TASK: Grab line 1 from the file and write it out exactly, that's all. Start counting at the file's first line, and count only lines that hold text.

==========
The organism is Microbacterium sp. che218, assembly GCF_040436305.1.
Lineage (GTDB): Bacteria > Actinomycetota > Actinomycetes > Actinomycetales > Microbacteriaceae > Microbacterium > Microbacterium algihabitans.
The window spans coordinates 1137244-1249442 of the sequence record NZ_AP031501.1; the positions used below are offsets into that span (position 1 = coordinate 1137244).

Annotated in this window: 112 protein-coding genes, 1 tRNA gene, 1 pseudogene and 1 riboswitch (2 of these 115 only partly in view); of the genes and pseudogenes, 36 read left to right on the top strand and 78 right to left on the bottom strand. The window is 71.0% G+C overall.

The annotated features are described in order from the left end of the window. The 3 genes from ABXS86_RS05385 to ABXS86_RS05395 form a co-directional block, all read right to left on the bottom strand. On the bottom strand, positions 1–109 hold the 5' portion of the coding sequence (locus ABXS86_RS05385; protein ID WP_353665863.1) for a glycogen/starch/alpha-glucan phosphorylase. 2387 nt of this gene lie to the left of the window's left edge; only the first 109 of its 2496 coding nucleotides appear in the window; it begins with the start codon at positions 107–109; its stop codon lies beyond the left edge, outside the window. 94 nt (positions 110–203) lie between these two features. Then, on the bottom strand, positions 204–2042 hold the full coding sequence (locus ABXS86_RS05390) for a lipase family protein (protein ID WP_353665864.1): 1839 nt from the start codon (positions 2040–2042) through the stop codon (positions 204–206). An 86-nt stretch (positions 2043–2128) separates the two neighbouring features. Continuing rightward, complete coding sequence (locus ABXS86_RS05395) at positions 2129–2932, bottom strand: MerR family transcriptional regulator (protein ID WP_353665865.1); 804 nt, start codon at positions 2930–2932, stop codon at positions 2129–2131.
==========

The organism is Microbacterium sp. che218, assembly GCF_040436305.1.